In this case P. W. I the shorthand Sub-Inspector was deposing on the 20th May, 1942, as to what was said in a speech on the 26th April, nearly a month before. I am not prepared to agree that under such circumstances the omission of a witness to slate that he is unable from memory to recite a speech which covered twenty minutes a month before is of importance. Quite obviously nobody could pretend to do such a thing. If he said he could, nobody would believe him. No decisions of the Madras High Court have been cited. In my view it is a question of fact on the evidence in each case as to whether the Court is satisfied that it has before it a correct statement of the speech. Under Section 159 of the Indian Evidence Act notes' of the speech can be used to refresh the memory of the shorthand writer witness. The shorthand writer can of course only say, ' I took down a speech and the result is in my shorthand note book, and this is what he said.' Under sec-lion 160 it must be observed that a witness may also testify to facts mentioned in any such document, that is to say, any document mentioned in Section 159 (which would include the shorthand notes and its transcription) although he has no specific recollection of the exact facts, i.e., exact words if he is sure the facts (words) were correctly recorded in the document. Applying that to the present case the effect of the evidence of the shorthand Sub-Inspector was that he attended the meeting that he took down the speech (and he gave a resume of the speech) and he stated that what was before the Court was a correct representation of the speech. I do not think there is so much room for technicality in a matter of this sort as the Magistrate supposes. In another decision of the Lahore High Court reported in Om Prakash v. Emperor (1930) 127 I.C. 209 Tapp, J., held that notes of a speech taken by a police officer at. the time can be admitted in evidence and it was not necessary that the officer should be made to testify orally after referring to those notes. I would prefer that the police officer should describe his attendance, the making of the relevant speech and give a description of its nature so as to identify his presence there and his attention to what was going on. After that I think it is quite enough if he says, ' I wrote down that speech and this is what I took down.' After that i ( : seems to me that the prosecution will be in a position to say that they have to the best of their ability proved the words said to have been uttered. It is possible by cross-examination and contrary evidence to show that the shorthand note is inaccurate. From the prosecution point of view, I do not see what more they can do. It is unnecessary to follow the Magistrate through his minute criticisms. The Magistrate was so occupied with a consideration of extremes of technicality with regard to the proof of this speech that he seems to have lost sight of what I will describe as the commonsense view of the matter and never really applied his mind to the proper test, viz., had it been proved that the observations of the accused were correctly contained in the exhibit professing to be the translation of his speech. It might (especially in this case) be emphasised that commonsense and law are not strangers to each other. That test applied, there can only be one answer, because the evidence seems to be all one way.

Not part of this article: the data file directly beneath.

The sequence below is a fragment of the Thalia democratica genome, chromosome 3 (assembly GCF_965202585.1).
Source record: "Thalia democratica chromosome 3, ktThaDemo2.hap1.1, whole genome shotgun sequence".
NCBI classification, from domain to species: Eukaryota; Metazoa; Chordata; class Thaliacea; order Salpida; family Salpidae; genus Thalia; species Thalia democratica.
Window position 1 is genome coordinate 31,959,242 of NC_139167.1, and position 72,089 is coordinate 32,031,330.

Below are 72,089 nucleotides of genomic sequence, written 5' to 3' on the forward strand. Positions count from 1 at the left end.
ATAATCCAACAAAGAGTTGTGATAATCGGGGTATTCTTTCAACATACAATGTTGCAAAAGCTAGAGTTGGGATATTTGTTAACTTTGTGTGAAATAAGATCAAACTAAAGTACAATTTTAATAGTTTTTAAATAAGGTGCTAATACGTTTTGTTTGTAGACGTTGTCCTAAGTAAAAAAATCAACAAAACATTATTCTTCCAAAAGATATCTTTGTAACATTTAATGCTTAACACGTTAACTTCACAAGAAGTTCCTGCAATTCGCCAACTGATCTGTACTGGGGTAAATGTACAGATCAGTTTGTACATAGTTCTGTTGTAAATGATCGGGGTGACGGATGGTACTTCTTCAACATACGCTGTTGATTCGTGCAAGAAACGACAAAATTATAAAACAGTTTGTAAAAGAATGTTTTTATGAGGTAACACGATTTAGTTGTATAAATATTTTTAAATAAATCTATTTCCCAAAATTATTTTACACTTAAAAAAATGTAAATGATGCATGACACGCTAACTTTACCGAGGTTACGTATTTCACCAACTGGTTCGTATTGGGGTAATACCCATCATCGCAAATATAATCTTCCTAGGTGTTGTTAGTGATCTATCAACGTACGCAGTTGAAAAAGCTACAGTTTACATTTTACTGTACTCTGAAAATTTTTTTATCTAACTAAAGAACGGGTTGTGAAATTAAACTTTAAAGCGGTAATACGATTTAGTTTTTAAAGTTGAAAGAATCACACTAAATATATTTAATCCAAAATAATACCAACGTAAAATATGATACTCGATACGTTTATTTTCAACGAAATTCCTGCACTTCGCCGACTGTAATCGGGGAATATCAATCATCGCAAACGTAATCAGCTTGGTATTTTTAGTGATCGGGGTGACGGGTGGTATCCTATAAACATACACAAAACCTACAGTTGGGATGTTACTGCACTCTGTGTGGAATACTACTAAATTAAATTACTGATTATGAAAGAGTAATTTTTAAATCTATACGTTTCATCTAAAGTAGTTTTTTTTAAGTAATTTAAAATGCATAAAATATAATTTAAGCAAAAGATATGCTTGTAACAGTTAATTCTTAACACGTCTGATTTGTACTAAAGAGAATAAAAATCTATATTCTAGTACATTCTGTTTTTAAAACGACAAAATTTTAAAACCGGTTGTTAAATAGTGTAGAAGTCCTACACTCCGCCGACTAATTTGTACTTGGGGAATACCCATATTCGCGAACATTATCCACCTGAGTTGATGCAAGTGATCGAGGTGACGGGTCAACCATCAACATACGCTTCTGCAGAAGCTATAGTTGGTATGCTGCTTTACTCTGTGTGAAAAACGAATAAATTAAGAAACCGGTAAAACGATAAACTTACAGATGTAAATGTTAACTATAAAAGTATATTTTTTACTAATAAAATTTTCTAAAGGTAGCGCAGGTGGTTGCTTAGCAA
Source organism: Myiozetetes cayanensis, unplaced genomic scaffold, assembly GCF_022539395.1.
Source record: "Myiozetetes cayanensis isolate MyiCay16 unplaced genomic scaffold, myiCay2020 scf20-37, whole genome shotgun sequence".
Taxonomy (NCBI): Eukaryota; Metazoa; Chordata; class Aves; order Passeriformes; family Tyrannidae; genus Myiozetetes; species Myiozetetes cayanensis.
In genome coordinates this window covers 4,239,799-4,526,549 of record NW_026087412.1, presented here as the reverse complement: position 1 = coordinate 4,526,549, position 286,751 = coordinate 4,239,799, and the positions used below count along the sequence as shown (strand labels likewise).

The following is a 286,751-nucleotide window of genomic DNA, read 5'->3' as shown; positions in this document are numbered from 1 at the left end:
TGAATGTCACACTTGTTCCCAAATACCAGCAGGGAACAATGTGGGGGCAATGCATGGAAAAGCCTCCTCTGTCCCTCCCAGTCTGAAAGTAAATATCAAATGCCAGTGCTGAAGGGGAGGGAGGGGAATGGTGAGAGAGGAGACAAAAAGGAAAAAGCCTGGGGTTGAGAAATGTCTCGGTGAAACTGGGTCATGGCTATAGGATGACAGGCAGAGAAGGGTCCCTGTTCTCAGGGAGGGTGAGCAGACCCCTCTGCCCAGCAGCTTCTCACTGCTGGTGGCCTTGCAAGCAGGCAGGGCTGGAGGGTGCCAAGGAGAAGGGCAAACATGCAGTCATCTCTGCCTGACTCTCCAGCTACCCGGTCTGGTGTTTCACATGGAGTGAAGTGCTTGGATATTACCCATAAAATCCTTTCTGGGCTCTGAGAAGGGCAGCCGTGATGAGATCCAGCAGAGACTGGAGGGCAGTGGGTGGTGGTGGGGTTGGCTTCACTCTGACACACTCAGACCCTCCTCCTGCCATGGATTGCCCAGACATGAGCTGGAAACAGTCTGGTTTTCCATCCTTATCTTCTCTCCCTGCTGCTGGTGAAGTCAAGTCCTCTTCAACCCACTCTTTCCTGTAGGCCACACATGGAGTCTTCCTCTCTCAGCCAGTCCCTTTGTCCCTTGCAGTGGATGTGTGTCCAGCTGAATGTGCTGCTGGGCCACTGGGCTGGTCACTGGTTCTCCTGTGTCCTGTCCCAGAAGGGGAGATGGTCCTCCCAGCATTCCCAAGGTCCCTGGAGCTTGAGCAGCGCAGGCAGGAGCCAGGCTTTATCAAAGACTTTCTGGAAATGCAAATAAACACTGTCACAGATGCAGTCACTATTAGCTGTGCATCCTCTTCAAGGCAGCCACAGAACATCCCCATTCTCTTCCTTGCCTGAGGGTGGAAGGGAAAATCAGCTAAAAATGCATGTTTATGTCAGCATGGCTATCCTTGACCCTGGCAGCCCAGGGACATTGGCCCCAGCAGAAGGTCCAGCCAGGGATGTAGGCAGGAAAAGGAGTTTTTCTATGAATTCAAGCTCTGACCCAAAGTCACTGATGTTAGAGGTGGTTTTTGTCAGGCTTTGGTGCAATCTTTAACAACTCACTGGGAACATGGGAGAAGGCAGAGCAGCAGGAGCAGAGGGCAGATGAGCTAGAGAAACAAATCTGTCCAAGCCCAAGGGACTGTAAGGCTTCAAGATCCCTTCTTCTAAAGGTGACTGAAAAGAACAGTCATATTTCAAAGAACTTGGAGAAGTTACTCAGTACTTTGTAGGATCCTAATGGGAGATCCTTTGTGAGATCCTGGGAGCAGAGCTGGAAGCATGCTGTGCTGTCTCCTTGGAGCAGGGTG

3. That being so, having held that the speech was proved and that on the face of it, it is obviously an offence against the relevant provisions of the Defence of India Rules, I have no alternative except to allow the appeal of the Crown and convict the accused of the offence charged. With regard to sentence, the accused is a detenue. Me has put in an apologetic statement and has expressed a desire to withdraw his speech if it is thought to be inflammatory. It is unnecessary to do more than pass a sentence in vindication of the law. Had he persisted in the view that this was a proper speech, it might have been necessary to pass a very severe punishment. But in the view of his present status as a detenue and in view of his apology I think it is unnecessary to do more than to pass a sentence of two months' simple imprisonment which period must necessarily coincide with his detention.